The short answer is “yes.”
Steel belted radial tires, the tires that most of us drive on today, are like milk — they expire after time passes. The problem is, for some unknown reason, the tire industry does not want you to know this. Consequently, identifying this date is not an easy task.
How Can I Tell The Age of My Tires?
Each tire has a stamp on the sidewall of the tire. It is a series of letters and numbers that discloses certain things about the tire such as the factory where the tire was manufactured. You can also decipher the date of manufacture on this code.
Here’s what you need to do. Look at the sidewall of your tire and search for the letters “DOT.” After the letters “DOT,” look at the series of numbers and letters that follow. The last four digits are the date code, identifying the week and year of manufacture. The first two numbers of he date code identify the week of manufacture and the last two numbers identify the year of manufacture.
For instance, if the date code reads “5007,” your tire was manufactured in the 5th week of the year, 2007.
When you go to purchase new tires, make sure the tires you are being sold are no more than six (6) months old. Ask to see the DOT code for the tires they have selected to install on your vehicle. Often times, tires sit around on a rack at a tire retailer’s store for years before being sold. This could pose some safety concerns for you and your family while driving on those tires in later years.
When Should My Tires be Replaced?
Unfortunately, this is a very difficult question to answer because the vehicle manufacturers and the tire manufacturers disagree on the expiration date for tires.
Many auto manufacturers recommend that you discard your tires if they are older than six (6) years old. These recommendations can be found in your vehicle’s owner’s manual.
On the other hand, many of the tire manufacturers recommend that you replace your tires after ten (10) years of service. Unfortunately, these recommendations are in the form of “Technical Bulletins” that are circulated to tire sellers and others within the tire industry. The average consumer is unaware of these recommendations and “technical bulletins” and no one knows why the tire companies chose a length of time (10 years) that is almost double the expiration date chosen by the vehicle manufacturers (6 years).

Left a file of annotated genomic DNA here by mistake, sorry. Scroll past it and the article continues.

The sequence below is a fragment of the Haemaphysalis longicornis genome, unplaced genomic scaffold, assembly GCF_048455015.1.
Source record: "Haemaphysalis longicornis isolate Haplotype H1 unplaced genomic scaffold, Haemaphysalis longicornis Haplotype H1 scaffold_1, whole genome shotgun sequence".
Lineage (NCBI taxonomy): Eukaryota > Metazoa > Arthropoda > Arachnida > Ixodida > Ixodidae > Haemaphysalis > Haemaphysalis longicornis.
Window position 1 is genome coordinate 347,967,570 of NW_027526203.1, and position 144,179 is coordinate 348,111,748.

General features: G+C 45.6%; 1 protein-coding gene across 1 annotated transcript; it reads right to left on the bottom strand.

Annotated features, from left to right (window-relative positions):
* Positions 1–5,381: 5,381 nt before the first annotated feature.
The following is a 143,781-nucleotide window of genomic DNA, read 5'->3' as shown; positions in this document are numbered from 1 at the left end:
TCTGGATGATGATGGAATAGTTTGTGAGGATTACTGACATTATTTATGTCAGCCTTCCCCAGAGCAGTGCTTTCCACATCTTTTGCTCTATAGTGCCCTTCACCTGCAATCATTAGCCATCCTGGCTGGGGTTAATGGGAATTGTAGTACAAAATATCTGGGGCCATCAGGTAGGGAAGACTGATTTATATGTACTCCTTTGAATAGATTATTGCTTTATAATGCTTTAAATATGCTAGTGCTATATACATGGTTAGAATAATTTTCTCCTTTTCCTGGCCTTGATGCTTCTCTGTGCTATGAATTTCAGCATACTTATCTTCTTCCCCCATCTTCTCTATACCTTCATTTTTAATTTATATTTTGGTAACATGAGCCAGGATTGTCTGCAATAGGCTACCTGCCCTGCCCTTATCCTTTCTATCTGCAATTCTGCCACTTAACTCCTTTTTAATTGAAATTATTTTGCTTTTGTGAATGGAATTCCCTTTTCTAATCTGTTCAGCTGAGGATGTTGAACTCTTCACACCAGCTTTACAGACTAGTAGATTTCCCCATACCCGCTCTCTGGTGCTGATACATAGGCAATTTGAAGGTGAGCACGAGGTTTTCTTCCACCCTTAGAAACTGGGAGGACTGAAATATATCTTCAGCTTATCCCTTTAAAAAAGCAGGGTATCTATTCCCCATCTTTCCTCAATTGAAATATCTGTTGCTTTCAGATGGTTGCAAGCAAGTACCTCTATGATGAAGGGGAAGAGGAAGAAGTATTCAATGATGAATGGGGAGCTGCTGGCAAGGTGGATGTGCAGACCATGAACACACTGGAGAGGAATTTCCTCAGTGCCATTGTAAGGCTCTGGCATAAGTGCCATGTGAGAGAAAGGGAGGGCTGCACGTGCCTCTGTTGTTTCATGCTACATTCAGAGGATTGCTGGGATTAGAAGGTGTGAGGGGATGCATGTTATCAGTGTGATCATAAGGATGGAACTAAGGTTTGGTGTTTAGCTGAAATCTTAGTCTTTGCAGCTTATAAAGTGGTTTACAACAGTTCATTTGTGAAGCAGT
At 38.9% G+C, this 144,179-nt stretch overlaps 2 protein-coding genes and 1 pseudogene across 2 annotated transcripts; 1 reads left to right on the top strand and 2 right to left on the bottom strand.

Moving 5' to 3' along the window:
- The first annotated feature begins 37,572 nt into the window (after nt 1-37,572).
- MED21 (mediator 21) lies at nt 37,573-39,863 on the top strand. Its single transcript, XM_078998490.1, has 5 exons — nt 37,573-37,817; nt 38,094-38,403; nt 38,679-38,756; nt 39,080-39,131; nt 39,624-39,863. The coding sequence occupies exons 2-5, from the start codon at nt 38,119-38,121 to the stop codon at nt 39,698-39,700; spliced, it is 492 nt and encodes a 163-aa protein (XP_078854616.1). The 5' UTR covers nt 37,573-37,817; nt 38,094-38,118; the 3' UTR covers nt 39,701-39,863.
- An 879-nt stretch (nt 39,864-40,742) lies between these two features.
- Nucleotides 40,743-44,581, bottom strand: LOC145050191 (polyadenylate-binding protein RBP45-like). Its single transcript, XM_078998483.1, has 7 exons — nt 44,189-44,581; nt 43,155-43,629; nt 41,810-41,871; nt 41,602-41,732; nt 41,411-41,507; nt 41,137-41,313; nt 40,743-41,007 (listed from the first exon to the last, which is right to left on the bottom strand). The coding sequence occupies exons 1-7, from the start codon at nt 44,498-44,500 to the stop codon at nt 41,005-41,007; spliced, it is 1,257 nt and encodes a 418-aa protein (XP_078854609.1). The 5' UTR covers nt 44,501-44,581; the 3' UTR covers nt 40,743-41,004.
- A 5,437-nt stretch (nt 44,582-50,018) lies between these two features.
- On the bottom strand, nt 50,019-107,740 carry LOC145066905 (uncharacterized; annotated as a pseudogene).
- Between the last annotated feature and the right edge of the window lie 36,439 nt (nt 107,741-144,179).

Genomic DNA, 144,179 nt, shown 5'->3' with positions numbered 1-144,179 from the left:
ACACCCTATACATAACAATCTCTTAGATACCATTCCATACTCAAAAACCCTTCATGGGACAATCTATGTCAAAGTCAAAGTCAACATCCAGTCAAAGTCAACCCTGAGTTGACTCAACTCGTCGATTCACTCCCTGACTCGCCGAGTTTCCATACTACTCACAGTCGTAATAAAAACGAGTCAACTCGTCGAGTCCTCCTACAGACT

How Does Age Affect the Safety of My Tires?
A steel belted radial tire has 2 enemies that affect its durability – heat and oxygen. Over time, excessive exposure to oxygen causes a condition known as oxidative degradation, whereby oxygen permeates into the internal components of the tire and causes the adhesive bond that holds all those components together to loosen, thereby weakening the internal composition of the tire. This weakening of the tire from the inside can cause a dangerous tire failure, such as a tread or belt separation.
Heat is another enemy. We see more tread separations in the Southern United States than we do up North. Therefore, if you live in a state that frequently sees excessive heat, get your tires checked regularly by a professional or certified mechanic.
Why Are Spare Tires Dangerous?
Unfortunately, many of us drive trucks and SUVs that do not have a trunk to store our spare tire. Over time, this spare, which is stored below our vehicle, is exposed to excessive heat and oxygen. When we replace our tires, we seldom replace our spare tire, because most consumers do not know about the effects of heat, oxygen and age on our tires.
If one of your tires fails and you have to mount your spare tire onto your vehicle, many times the spare will catastrophically fail – tread separation or blow out – because of the way it has been stored during its useful life.
Have a certified mechanic check the date of your spare tire and its condition to make sure your spare tire is safe if you ever need it.
Why Should I Hire Hill Law Firm if I Have a Tire Case?
If you know someone who has been injured by a defective or aged tire, call the Tire Defect Lawyer at Hill Law Firm for a free consultation. Our attorneys have handled in excess of 100 tire cases against most of the major tire manufacturers in the following states – Arizona, California, Florida, Indiana, Oklahoma, Louisiana, Nevada, New Mexico, New York, Tennessee, Texas, and Utah. We have the knowledge and experience it takes to protect your rights and seek compensation on your behalf.